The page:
Example 15.93.4. Let $p$ be a prime number. Consider the map $\mathbf{Z}_ p[x] \to \mathbf{Z}_ p[y]$ of polynomial algebras sending $x$ to $py$. Consider the cokernel $M = \mathop{\mathrm{Coker}}(\mathbf{Z}_ p[x]^\wedge \to \mathbf{Z}_ p[y]^\wedge )$ of the induced map on (ordinary) $p$-adic completions. Then $M$ is a derived complete $\mathbf{Z}_ p$-module by Proposition 15.91.5 and Lemma 15.91.6; see also discussion in Example 15.93.3. However, $M$ is not $p$-adically complete as $1 + py + p^2 y^2 + \ldots $ maps to a nonzero element of $M$ which is contained in $\bigcap p^ nM$.

Example 15.93.5. Let $A$ be a ring and let $f \in A$. Denote $K \mapsto K^\wedge $ the derived completion with respect to $(f)$. Let $M$ be an $A$-module. Using that

\[ M^\wedge = R\mathop{\mathrm{lim}}\nolimits (M \xrightarrow {f^ n} M) \]

by Lemma 15.91.18 and using Lemma 15.87.4 we obtain

\[ H^{-1}(M^\wedge ) = \mathop{\mathrm{lim}}\nolimits M[f^ n] = T_ f(M) \]

the $f$-adic Tate module of $M$. Here the maps $M[f^ n] \to M[f^{n - 1}]$ are given by multiplication by $f$. Then there is a short exact sequence

\[ 0 \to R^1\mathop{\mathrm{lim}}\nolimits M[f^ n] \to H^0(M^\wedge ) \to \mathop{\mathrm{lim}}\nolimits M/f^ n M \to 0 \]

describing $H^0(M^\wedge )$. We have $H^1(M^\wedge ) = R^1\mathop{\mathrm{lim}}\nolimits M/f^ nM = 0$ as the transition maps are surjective (Lemma 15.87.1). All the other cohomologies of $M^\wedge $ are zero for trivial reasons. We claim that for $K \in D(A)$ there are short exact sequences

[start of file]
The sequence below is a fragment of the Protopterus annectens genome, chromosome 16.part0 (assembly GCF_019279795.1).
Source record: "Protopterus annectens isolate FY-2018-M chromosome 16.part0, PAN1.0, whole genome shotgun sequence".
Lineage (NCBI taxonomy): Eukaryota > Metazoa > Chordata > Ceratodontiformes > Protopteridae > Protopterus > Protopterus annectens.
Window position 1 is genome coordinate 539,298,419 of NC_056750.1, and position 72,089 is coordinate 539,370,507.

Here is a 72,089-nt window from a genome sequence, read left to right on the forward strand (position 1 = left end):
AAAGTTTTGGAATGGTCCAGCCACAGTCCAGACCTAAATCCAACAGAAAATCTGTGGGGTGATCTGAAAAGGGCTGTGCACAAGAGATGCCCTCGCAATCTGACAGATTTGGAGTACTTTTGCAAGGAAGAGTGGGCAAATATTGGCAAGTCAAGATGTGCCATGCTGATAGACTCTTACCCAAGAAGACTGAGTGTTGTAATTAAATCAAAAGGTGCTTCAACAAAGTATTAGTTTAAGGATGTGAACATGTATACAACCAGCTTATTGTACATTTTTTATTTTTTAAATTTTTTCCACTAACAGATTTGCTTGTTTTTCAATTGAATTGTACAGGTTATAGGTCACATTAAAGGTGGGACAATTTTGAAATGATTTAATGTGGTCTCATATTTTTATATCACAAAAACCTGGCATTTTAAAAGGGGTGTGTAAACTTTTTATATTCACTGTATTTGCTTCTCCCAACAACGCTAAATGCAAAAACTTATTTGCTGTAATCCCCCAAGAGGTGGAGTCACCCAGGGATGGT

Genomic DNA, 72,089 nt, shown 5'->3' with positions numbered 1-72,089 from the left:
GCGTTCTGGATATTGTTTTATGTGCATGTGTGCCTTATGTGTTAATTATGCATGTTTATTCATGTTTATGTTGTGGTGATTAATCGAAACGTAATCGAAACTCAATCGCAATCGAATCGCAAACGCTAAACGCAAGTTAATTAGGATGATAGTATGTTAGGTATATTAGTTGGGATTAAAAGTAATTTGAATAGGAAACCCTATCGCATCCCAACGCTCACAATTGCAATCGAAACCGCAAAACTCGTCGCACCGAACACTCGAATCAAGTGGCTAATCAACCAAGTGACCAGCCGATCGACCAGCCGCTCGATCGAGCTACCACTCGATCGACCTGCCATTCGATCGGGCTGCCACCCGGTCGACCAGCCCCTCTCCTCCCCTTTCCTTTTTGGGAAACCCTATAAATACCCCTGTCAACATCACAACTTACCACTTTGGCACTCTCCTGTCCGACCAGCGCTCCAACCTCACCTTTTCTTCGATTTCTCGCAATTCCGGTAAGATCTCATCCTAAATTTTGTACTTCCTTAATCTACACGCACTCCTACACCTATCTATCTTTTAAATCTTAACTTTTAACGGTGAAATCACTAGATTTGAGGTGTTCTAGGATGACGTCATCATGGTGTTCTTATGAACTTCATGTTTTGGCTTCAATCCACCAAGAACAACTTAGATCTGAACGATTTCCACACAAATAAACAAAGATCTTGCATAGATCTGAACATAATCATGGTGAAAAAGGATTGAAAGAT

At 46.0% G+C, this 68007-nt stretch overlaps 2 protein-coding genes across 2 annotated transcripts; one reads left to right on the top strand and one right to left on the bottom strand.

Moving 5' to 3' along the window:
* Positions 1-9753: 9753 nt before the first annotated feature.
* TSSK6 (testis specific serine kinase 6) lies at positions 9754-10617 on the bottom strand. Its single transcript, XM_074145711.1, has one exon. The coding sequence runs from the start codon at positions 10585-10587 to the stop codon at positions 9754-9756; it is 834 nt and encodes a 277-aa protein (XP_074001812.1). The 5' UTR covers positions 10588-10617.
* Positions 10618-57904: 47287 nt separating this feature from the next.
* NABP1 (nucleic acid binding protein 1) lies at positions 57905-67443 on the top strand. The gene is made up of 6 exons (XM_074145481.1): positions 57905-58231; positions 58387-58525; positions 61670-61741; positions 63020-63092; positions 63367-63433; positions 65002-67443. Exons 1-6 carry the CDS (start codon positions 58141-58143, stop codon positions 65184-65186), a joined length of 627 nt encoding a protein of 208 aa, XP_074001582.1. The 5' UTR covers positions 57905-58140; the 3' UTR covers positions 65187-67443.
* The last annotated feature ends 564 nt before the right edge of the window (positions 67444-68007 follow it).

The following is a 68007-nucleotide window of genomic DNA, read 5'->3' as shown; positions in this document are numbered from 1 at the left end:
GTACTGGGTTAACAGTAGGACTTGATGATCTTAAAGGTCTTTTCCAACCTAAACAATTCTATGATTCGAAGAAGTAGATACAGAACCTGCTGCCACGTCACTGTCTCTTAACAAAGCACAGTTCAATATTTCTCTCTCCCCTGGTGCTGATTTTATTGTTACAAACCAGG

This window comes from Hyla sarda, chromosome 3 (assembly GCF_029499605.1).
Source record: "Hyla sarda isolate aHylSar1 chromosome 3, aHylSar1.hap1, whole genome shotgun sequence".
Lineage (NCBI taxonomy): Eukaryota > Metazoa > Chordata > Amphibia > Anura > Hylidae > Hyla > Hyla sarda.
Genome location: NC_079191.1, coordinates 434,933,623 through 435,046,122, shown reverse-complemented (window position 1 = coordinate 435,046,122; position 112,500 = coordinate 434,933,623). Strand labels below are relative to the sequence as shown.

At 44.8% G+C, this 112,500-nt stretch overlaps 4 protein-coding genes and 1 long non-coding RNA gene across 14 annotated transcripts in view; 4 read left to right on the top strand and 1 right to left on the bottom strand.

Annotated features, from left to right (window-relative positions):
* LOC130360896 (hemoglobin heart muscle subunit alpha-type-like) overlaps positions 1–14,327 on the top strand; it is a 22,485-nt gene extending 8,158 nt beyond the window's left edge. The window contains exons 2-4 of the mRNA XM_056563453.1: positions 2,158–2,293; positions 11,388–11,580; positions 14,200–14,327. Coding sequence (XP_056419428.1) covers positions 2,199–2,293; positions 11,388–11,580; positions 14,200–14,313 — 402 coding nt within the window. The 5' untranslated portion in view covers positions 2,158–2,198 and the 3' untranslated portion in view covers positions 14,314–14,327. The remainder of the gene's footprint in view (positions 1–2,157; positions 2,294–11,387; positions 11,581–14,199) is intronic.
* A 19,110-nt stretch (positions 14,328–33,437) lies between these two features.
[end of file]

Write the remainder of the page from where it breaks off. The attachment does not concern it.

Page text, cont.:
\[ 0 \to H^0(H^ n(K)^\wedge ) \to H^ n(K^\wedge ) \to T_ f(H^{n + 1}(K)) \to 0 \]

Namely this follows from the spectral sequence of Example 15.91.22 because it degenerates at $E_2$ (as only $i = -1, 0$ give nonzero terms).

Lemma 15.93.6 (Bhatt). Let $I$ be a finitely generated ideal in a ring $A$. Let $M$ be a derived complete $A$-module. If $M$ is an $I$-power torsion module, then $I^ nM = 0$ for some $n$.

Proof. Say $I = (f_1, \ldots , f_ r)$. It suffices to show that for each $i$ there is an $n_ i$ such that $f_ i^{n_ i}M = 0$. Hence we may assume that $I = (f)$ is a principal ideal. Let $B = \mathbf{Z}[x] \to A$ be the ring map sending $x$ to $f$. By Lemma 15.91.23 we see that $M$ is derived complete as a $B$-module with respect to the ideal $(x)$. After replacing $A$ by $B$, we may assume that $f$ is a nonzerodivisor in $A$.

Assume $I = (f)$ with $f \in A$ a nonzerodivisor. According to Example 15.93.3 there exists a short exact sequence

\[ 0 \to K \xrightarrow {u} L \to M \to 0 \]

where $K$ and $L$ are $I$-adically complete $A$-modules whose $f$-torsion is zero1. Consider $K$ and $L$ as topological modules with the $I$-adic topology. Then $u$ is continuous. Let

\[ L_ n = \{ x \in L \mid f^ n x \in u(K)\} \]

Since $M$ is $f$-power torsion we see that $L = \bigcup L_ n$. Let $N_ n$ be the closure of $L_ n$ in $L$. By Lemma 15.36.4 we see that $N_ n$ is open in $L$ for some $n$. Fix such an $n$. Since $f^{n + m} : L \to L$ is a continuous open map, and since $f^{n + m} L_ n \subset u(f^ m K)$ we conclude that the closure of $u(f^ mK)$ is open for all $m \geq 1$. Thus by Lemma 15.36.5 we conclude that $u$ is open. Hence $f^ tL \subset \mathop{\mathrm{Im}}(u)$ for some $t$ and we conclude that $f^ t$ annihilates $M$ as desired. $\square$

Lemma 15.93.7. Let $f \in A$ be an element of a ring. Set $J = \bigcap f^ nA$. Let $M$ be an $A$-module derived complete with respect to $f$. Then $JM' = 0$ where $M' = \mathop{\mathrm{Ker}}(M \to \mathop{\mathrm{lim}}\nolimits M/f^ nM)$. In particular, if $A$ is derived complete then $J$ is an ideal of square zero.